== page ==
If there are two types of reasons “why” you might do something (see previous post) can you focus on one of those types of “why” too much?
If you focus too heavily on the “functional why” (because we want this result, because we hope this will happen, because this will help that, because they will be able to…), what might happen then? Some might tell you that you’re just a short step from simple pragmatism – doing whatever works – the end justifies the means. That’s a pretty catastrophic conclusion to make. Remember, this isn’t abandoning “whys of purpose”, we’re just talking about having a focus on one over the other.
What is more likely to happen is that you’ll drift into traditionalism. You’ll do what worked once before, and you’ll just keep doing that, because it worked. You’ll be reluctant to alter the methods – methods that really were built on solid theological reasoning and good intentions. But methods that don’t work any more because you’re not willing to re-think the principles.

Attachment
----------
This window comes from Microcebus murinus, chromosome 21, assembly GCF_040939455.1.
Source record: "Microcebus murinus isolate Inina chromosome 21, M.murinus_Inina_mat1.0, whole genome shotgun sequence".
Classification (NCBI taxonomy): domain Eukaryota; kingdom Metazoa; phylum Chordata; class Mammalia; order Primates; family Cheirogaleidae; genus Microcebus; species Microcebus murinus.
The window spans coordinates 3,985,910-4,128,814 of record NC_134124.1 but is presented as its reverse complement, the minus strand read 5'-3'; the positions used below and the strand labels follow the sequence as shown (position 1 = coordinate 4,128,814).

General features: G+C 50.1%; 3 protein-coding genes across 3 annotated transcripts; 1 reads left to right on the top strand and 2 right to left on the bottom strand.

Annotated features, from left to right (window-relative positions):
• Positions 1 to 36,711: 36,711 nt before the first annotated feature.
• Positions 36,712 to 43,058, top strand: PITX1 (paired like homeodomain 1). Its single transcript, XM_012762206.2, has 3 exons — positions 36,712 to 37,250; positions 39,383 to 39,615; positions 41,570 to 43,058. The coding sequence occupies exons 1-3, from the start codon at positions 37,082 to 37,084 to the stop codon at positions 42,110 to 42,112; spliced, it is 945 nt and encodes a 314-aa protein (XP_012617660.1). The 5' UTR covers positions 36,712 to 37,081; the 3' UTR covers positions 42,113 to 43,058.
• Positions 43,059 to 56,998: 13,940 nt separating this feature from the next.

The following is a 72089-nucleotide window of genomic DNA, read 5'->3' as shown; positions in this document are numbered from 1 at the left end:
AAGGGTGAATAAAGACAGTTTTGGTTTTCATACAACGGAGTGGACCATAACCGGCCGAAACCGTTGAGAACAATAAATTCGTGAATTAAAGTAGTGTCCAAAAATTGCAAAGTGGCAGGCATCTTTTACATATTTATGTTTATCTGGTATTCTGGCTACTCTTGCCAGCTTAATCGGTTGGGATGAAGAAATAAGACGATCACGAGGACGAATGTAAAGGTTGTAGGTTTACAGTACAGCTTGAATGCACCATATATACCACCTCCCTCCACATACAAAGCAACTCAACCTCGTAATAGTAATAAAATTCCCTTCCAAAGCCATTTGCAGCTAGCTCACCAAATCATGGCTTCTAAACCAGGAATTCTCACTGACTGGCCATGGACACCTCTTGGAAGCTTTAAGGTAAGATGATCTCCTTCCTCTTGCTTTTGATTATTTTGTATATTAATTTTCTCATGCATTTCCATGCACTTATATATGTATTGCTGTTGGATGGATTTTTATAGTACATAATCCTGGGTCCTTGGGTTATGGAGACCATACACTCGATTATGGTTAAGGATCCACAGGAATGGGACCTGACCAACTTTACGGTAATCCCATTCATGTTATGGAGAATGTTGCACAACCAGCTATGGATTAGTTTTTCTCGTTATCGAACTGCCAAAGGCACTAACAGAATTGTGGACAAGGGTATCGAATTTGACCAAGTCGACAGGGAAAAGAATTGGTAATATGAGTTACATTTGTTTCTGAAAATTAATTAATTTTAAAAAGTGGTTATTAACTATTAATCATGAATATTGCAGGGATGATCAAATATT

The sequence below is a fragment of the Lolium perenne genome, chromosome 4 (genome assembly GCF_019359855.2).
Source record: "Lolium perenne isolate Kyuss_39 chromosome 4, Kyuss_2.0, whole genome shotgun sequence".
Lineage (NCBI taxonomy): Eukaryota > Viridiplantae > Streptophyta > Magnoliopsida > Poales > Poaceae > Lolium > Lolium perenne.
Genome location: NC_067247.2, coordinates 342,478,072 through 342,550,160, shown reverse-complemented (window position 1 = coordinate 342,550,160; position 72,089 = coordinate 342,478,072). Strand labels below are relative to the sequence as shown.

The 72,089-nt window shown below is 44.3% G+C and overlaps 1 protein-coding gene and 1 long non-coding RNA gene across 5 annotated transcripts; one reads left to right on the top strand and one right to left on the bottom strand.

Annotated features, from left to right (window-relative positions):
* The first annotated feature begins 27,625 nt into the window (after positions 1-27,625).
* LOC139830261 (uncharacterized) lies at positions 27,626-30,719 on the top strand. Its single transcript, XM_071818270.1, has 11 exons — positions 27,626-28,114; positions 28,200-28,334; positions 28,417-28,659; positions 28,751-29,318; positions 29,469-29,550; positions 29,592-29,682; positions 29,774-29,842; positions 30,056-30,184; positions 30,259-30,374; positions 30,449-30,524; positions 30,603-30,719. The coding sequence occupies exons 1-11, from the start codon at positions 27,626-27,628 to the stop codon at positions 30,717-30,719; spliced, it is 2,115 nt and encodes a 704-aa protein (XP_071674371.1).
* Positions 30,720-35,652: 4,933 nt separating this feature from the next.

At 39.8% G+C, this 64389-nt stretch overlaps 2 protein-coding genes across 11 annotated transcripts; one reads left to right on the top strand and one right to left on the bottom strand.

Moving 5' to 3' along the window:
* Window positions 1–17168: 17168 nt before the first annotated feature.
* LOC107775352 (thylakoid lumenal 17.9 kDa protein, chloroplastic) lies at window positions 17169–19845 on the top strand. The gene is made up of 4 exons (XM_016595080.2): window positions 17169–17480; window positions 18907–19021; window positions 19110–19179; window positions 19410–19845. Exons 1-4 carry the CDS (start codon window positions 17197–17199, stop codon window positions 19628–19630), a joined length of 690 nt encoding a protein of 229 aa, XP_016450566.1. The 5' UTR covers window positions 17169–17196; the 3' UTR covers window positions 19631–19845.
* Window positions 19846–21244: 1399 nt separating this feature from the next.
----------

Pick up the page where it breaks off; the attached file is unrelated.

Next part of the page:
What about the other way?
If you focus too heavily on the “causal why” (because God is like this and that, because the gospel gives us this heart, because this is our identity in Christ…), what might happen then? Some might say you’ll be out of touch with reality… that you’ll just preach the truth and not care about tailoring it to the people who’re listening. Again, that’s pretty catastrophic. More likely, (if it’s simply an over-focus) you’ll take risks and try things out, without being so hung up about whether they work perfectly or not. You’ll try things out and watch them fail a few times before you land on something that does work.
There’s good reason to lean in that direction, heh?